BTW, car drove fine to work today to, so what ever it was doesn't seem to have caused any immidiate damaging problems.
 

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That is a very interesting scenario you put that car into.

The only thing I can tell you about what happened there is there is zero chance the car went into park. P<R<N<D require a physical valve to divert pressurized fluid from one path to another.

You were overriding normal control functions by manually shifting, in an extreme load situation. With an ICE it would not be an issue as the overrun clutch would usually apply force against the engine to allow you to slowly coast down the mountain. In the hybrid the AC motor was probably doing all of the energy recapturing it could. The function of the overrun clutch that usually controls engine braking functions very differently on your car so it is highly likely what you experienced was a switch within the transmission of either one of the hybrid clutches, hydraulic clutches or something similar. Under the type of extreme load you experienced this at I would not be surprised if the car was trying to save itself from extreme pressures, temperatures, or overwhelming load.

From your description of this incident I would strongly recommend using the brakes in that situation while leaving the car in D or Sport mode. This will allow the hybrid powertrain to make the best determination of what it needs to be doing to function correctly given the inputs at that moment. Unlike conventional vehicles the friction brakes will not be used much to slow the car in the situation you were under, it would actually probably have benefited the hybrid system.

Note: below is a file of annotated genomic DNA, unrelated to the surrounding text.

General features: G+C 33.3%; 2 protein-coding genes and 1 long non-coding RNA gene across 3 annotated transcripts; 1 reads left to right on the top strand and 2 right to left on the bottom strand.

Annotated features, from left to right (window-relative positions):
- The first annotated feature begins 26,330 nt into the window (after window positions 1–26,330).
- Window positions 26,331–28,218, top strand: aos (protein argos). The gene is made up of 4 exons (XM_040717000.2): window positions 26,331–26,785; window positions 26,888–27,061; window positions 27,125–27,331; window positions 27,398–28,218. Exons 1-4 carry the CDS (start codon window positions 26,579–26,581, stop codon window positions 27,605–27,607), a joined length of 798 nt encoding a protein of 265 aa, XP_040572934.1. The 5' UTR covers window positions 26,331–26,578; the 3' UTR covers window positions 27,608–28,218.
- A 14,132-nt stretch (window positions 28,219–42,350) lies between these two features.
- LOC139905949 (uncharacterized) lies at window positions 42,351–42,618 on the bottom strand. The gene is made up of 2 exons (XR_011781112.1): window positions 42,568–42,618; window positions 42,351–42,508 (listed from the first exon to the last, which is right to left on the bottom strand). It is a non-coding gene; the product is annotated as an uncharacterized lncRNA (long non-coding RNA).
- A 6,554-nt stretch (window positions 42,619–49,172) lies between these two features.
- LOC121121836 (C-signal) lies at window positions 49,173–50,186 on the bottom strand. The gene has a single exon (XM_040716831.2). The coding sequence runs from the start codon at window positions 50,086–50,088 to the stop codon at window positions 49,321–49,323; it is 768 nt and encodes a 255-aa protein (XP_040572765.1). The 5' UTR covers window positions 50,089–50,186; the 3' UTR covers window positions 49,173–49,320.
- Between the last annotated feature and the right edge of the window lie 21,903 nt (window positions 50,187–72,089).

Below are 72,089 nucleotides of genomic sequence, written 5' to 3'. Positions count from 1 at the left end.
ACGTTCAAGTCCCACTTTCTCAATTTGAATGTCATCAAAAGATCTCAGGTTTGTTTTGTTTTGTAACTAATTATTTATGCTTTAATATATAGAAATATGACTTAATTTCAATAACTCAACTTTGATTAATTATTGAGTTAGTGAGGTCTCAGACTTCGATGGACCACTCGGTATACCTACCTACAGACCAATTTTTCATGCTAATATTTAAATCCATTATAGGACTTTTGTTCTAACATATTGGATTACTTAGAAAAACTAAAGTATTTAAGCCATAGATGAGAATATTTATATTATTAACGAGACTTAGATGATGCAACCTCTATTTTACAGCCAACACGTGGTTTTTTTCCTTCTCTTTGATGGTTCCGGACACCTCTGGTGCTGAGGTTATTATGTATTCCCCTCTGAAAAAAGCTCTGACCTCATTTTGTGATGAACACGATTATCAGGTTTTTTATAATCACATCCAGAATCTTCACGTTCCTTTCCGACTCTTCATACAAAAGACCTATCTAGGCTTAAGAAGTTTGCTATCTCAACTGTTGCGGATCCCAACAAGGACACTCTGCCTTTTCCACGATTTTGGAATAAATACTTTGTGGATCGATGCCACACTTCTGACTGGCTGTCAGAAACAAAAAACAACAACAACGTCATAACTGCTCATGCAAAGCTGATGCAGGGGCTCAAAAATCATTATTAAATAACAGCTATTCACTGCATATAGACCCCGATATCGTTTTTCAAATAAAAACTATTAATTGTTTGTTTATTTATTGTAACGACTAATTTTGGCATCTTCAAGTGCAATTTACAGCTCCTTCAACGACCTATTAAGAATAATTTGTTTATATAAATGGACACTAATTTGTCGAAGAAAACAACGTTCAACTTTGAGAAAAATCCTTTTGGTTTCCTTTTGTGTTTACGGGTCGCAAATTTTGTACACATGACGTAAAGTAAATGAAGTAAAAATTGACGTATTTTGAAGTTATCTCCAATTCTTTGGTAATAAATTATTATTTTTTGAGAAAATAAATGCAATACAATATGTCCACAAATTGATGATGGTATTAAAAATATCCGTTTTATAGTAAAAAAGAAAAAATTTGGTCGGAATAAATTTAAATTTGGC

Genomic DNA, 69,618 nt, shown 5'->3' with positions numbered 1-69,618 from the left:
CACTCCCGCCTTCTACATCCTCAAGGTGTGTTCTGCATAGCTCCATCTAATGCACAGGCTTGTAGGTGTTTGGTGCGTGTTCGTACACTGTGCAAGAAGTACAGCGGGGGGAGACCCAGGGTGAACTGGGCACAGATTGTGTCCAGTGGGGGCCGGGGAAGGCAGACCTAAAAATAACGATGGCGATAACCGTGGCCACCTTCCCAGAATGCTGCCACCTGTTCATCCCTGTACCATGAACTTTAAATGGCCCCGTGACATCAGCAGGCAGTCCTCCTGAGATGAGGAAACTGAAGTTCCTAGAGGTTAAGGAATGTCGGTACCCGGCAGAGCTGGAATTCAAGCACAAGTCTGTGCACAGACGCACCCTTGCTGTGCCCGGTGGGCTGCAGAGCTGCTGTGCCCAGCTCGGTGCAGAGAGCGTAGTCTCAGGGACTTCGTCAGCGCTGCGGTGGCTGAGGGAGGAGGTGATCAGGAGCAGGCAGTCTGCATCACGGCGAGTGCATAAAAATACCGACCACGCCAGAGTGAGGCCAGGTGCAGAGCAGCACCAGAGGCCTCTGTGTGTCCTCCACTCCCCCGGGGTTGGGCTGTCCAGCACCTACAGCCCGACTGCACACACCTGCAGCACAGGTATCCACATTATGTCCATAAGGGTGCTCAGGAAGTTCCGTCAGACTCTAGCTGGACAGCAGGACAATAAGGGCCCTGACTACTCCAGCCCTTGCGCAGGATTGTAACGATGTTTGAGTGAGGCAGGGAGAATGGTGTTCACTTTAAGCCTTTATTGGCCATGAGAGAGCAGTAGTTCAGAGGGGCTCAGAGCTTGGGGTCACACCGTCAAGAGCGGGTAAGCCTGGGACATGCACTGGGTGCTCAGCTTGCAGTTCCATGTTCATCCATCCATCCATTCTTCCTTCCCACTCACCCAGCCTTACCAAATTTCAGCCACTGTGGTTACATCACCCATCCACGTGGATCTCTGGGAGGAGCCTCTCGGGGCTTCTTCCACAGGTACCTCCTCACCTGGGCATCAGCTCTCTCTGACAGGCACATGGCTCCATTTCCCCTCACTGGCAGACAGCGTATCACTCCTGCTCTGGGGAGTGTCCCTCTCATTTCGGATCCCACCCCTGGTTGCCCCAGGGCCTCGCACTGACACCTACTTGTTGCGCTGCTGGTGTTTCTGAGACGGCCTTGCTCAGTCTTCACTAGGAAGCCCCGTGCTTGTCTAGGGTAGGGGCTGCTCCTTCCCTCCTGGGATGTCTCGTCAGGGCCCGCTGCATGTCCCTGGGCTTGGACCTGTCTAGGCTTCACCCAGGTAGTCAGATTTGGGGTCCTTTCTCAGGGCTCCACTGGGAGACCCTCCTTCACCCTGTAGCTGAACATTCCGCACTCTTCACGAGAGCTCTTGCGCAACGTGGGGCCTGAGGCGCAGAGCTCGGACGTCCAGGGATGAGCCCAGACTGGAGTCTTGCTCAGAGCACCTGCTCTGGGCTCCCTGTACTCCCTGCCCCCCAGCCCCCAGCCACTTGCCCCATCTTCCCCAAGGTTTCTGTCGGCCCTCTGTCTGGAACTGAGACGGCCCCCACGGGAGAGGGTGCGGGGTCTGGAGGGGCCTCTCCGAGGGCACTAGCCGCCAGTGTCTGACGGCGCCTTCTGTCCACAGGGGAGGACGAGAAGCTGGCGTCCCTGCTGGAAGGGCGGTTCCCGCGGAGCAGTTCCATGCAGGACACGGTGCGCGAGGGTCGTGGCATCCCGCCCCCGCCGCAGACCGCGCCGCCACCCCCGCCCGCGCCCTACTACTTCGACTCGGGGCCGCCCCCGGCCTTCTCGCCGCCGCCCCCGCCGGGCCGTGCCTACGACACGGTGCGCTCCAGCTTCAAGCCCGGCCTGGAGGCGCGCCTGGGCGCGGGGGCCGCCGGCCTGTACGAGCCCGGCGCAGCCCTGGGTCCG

Steve, do you know enough about the braking system to know if the car can come to a complete stop without using friction brakes at all? I know when I'm braking the charge meter going to the left is an indication of regenerative braking. If I can keep that meter over there does the car completely stop without using friction brakes at all? It would be awesome if it does. Brakes sure would last a lot longer.
 

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This article plus another in the same area states the regen brake functions down to 3 km/hr (or almost 0).
EDIB (Electric Driven Intelligent Brake) | NISSAN | TECHNOLOGICAL DEVELOPMENT ACTIVITIES

I'm a little surprised its "not ok" to drive downhill in 1st manual. Why should the car care as long as the redline is not reached? I can think of several situations where i'd like to never touch the brake on a downhill run, using engine braking and regen braking to keep speeds in check.
 

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This article plus another in the same area states the regen brake functions down to 3 km/hr (or almost 0).
EDIB (Electric Driven Intelligent Brake) | NISSAN | TECHNOLOGICAL DEVELOPMENT ACTIVITIES

I'm a little surprised its "not ok" to drive downhill in 1st manual. Why should the car care as long as the redline is not reached? I can think of several situations where i'd like to never touch the brake on a downhill run, using engine braking and regen braking to keep speeds in check.
Awesome explanatory website! Thanks!
 

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Not sure if same issue, but I have noticed on several occasions when the car is switching form gas to ev on low speeds, I hear a thump/jerk. Will try to pay more attention as to which conditions it happens in.
 

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Not sure if same issue, but I have noticed on several occasions when the car is switching form gas to ev on low speeds, I hear a thump/jerk. Will try to pay more attention as to which conditions it happens in.
Yes, at very low speeds, you can feel the transition from EV to engine - it's the nature of the beast. At speeds above 10 mph, I never hear or feel the change-over.